Hosting a small number of containers on a single server is no huge undertaking, especially with easy access to container images on the Docker platform. But hosting hundreds or thousands across multiple machines? Without a way to coordinate those containers, tell them what to do, how to do it, and when, it’s totally impractical.
So if you’re using containers in a production environment, you need an orchestration tool. This is especially true in web or application development, where you might need to deploy new versions several times a day, while also maintaining 24/7 availability. There are a few options, but the leading solution when it comes to filling this vital role is Kubernetes.
What is Kubernetes?
Greek for ‘helmsman’, Kubernetes started life as a Google project in 2014, before passing into the realm of open source in 2015. It automates the deployment, scheduling, scaling and management of applications via containerisation – in other words, it creates an infrastructure of containers.
This infrastructure is made up of one or more nodes (physical servers or virtual machines), with several nodes forming a cluster. If a node fails, Kubernetes restarts, replaces or reschedules containers as required. Kubernetes can also automatically scale containers across nodes to meet current performance demands.
The smallest units handled by Kubernetes aren’t actually individual containers, but what are known as pods. A pod can hold a single container, but more often it’s a grouping of several that work in close coordination and share things like storage and IP addresses.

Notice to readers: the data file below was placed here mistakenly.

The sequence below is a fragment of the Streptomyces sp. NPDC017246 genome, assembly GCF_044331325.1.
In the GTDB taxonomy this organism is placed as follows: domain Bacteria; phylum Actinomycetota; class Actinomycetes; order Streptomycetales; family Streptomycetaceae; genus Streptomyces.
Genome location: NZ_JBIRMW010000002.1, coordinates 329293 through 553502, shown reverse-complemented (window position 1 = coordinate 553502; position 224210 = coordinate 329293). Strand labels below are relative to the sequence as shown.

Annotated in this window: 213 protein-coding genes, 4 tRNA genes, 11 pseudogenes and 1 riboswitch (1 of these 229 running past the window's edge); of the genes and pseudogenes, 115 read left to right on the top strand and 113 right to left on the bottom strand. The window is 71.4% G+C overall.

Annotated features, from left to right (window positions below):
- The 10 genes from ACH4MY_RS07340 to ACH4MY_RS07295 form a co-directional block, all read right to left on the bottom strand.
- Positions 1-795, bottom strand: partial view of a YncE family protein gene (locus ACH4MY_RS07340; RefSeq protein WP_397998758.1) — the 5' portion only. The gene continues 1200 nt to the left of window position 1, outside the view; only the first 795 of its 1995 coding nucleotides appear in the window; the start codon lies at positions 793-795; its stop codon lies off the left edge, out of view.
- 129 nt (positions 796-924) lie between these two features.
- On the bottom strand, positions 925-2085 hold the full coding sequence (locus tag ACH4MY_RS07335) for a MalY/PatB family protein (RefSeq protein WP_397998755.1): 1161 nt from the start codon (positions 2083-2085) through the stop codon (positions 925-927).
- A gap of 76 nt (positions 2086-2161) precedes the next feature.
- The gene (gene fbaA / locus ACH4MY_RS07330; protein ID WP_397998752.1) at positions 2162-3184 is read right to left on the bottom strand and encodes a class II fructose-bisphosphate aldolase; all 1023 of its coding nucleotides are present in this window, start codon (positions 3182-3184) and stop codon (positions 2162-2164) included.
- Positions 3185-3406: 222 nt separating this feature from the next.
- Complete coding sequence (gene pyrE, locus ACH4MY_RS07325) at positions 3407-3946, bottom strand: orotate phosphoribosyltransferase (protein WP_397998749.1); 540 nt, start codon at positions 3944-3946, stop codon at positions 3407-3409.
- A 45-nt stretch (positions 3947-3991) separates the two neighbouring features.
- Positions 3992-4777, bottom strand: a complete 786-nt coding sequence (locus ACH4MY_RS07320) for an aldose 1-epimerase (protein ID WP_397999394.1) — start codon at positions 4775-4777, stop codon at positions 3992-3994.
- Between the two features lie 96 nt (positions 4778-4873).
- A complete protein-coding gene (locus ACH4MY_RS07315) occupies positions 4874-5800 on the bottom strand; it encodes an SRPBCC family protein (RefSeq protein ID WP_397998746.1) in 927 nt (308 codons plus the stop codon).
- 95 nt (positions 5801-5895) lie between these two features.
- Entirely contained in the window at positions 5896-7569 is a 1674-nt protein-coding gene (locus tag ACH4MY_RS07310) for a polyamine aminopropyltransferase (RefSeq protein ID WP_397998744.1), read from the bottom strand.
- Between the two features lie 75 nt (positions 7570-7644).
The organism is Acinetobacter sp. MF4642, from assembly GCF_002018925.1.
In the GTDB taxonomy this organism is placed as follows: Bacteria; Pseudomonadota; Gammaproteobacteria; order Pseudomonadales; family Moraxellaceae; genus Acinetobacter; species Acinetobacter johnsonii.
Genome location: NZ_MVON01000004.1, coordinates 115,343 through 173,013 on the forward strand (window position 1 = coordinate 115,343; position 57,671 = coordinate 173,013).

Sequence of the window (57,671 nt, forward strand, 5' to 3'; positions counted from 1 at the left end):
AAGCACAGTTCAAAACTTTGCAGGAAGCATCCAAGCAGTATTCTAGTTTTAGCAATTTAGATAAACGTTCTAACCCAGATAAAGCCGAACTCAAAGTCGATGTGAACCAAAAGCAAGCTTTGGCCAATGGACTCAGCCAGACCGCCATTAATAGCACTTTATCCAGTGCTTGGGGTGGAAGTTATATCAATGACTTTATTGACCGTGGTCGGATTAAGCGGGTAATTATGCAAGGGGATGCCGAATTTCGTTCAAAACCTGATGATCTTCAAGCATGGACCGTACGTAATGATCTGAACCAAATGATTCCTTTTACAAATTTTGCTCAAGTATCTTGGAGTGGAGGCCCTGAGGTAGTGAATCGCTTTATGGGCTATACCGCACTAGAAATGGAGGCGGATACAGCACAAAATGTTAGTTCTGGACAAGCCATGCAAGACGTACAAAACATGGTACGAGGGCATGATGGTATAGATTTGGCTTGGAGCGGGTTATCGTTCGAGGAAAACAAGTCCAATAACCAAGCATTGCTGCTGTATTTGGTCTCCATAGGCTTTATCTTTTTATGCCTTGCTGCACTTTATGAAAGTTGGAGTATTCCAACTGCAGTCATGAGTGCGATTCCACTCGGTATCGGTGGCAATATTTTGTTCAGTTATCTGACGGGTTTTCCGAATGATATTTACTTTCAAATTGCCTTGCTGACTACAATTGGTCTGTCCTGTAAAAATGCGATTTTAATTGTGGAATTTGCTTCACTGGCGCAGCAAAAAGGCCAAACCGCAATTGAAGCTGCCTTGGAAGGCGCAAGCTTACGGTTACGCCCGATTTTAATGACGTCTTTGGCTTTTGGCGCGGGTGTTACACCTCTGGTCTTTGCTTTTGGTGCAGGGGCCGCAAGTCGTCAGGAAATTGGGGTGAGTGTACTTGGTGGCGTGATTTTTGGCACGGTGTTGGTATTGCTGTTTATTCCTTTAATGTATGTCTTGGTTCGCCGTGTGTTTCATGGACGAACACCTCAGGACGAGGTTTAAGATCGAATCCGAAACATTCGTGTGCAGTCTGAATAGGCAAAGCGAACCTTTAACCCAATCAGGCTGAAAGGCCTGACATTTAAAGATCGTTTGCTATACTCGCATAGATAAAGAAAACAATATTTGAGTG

By orchestrating multiple pods across multiple nodes, Kubernetes greatly simplifies the management of containerised applications – both in terms of the containers themselves, and other resources such as storage and networking.
Because Kubernetes is responsible for updating containers on a large scale, change rollouts can be performed seamlessly. And rollbacks too, if required, with old instances automatically kept alive when changes are applied.
Kubernetes vs Docker Swarm
Docker Swarm is an orchestration tool developed alongside the Docker container platform, now emerging as a competitor for Kubernetes. So what’s the difference?
While Docker Swarm is perfectly capable of running and scheduling containerised apps across multiple machines, Kubernetes ultimately allows larger, more complex clusters that can be more effectively scaled. It achieves this with automated features like self-healing and customisable scheduling – areas where Docker Swarm can’t yet compete.
But Docker Swarm does have the advantage of being more closely integrated with Docker components. And Swarm can be less time-consuming and tricky to pick up, especially if you’re already familiar with Docker itself. In fact, the usability of Docker Swarm might make it a more welcoming first step into the world of container orchestration, especially for smaller-scale projects.
That said, Kubernetes remains the first choice for enterprise-level container deployments. Not surprising, considering how much time, effort and experience went into its development at Google.
More recently it’s become clear that Kubernetes is maturing and regularly adding features, with a special focus on metrics, monitoring and reporting. Kubernetes also has the support of a large and dedicated community, particularly on GitHub.
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